Brazil, the biggest coffee producer and exporter, reduced its estimate for the current crop on further evidence of damage from the worst drought in decades.
The country probably will harvest 44.6 million bags of the bean, the government’s crop forecasting agency Conab said in an e-mailed statement today. That compares with a range of 46.5 million to 50.2 million bags forecast in January and 49.2 million bags produced last year.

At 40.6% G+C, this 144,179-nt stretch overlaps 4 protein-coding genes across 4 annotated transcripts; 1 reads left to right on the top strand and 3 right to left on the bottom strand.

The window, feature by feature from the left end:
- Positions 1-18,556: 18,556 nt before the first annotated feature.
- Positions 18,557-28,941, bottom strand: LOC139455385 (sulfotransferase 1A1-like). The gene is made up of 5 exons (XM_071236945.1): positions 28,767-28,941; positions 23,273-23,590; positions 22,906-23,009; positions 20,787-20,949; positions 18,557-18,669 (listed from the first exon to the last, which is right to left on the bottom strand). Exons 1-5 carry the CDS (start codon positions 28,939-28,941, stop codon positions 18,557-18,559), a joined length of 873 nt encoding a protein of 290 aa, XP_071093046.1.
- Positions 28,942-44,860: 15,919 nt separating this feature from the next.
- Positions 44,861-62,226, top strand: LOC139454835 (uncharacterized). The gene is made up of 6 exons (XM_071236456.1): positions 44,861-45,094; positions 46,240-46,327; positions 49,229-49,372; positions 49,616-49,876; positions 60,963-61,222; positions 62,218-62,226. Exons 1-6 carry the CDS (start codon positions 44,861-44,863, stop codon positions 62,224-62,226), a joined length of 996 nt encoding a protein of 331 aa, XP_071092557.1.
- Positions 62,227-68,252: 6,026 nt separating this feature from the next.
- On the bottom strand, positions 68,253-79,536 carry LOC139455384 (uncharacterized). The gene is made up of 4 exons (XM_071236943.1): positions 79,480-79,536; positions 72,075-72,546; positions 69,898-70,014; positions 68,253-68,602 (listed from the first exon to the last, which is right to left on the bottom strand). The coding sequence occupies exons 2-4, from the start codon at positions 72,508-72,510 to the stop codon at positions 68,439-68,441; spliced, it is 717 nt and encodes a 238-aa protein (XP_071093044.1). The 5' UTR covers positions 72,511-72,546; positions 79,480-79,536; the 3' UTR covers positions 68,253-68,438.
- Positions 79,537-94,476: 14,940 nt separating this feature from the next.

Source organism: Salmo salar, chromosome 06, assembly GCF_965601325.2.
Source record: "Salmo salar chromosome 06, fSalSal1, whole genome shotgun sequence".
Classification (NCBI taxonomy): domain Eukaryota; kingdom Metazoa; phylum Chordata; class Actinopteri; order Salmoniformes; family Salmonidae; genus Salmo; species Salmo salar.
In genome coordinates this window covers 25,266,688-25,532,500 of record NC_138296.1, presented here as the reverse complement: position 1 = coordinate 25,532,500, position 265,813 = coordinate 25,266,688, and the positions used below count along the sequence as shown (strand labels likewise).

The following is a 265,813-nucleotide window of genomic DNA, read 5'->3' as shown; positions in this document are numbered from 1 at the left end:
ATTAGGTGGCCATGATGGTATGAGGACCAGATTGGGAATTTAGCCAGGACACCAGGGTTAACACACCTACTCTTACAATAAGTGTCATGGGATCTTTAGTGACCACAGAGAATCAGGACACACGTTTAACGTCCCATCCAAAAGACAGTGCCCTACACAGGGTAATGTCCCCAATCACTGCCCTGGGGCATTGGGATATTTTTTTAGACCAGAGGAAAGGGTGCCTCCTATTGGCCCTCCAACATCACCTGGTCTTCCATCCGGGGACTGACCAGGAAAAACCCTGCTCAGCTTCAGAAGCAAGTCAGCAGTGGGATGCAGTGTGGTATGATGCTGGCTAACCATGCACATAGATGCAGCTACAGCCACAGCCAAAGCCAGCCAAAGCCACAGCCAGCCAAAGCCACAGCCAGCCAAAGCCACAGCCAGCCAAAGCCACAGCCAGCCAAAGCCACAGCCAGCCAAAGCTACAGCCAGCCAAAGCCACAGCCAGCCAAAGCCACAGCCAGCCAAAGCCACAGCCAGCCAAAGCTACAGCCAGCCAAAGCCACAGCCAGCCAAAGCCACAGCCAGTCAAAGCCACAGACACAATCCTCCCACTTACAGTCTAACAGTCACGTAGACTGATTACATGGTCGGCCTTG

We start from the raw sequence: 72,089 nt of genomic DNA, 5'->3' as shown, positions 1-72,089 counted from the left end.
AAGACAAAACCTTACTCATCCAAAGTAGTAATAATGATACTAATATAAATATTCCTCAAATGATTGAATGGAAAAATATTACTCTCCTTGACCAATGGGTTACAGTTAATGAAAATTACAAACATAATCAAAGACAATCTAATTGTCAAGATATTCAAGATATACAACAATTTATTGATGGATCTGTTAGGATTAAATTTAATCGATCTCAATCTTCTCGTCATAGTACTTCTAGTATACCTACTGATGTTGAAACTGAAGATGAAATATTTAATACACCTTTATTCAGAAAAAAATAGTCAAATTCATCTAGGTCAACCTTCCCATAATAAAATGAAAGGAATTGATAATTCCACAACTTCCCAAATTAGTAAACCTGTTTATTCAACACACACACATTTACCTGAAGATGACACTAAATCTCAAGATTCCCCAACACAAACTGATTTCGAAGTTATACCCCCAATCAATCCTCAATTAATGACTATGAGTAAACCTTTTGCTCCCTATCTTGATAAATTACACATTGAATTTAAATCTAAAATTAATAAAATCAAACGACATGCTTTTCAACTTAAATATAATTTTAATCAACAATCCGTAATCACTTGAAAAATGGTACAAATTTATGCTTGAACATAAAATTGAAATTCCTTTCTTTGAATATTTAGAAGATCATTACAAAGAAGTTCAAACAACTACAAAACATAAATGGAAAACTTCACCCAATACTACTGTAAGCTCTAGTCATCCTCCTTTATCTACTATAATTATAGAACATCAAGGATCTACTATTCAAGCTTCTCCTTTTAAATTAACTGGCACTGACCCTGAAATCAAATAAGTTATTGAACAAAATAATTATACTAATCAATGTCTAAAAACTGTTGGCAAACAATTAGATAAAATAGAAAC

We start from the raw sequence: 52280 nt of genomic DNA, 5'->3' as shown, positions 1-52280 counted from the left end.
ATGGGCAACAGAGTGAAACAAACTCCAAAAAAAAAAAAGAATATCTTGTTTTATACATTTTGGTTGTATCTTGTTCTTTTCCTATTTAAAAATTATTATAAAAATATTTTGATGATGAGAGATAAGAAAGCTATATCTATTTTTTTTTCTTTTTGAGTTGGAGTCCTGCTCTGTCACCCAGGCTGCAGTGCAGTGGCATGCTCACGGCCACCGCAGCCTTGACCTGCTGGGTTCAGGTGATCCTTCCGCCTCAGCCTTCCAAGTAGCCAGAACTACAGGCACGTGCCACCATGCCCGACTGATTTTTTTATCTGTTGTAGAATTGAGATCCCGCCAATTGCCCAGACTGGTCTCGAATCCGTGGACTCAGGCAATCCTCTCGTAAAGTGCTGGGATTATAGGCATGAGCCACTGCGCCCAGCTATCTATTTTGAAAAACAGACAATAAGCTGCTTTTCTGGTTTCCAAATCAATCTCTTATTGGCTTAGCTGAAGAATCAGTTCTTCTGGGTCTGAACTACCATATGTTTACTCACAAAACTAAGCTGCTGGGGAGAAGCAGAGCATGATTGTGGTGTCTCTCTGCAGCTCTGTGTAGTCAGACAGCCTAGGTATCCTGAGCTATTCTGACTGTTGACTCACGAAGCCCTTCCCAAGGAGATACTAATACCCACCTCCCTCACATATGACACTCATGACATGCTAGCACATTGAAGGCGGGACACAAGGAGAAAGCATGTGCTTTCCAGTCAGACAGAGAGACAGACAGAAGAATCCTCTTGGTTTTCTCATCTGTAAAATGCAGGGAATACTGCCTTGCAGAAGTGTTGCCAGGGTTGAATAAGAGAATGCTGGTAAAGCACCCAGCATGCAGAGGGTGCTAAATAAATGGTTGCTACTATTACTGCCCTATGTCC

High temperatures and low rainfall in growing areas have fueled a 65 percent surge in prices this year and are expected to cut output for the mild-tasting arabica type used in blends for Starbucks Corp. and Nestle SA by 16 percent to 32.2 million 60-kilogram bags from 38.3 million last year.
“The losses in arabica can be attributed to the drought, tree cropping and the reversal of the two-year cycle in some areas,” Conab said in the statement.
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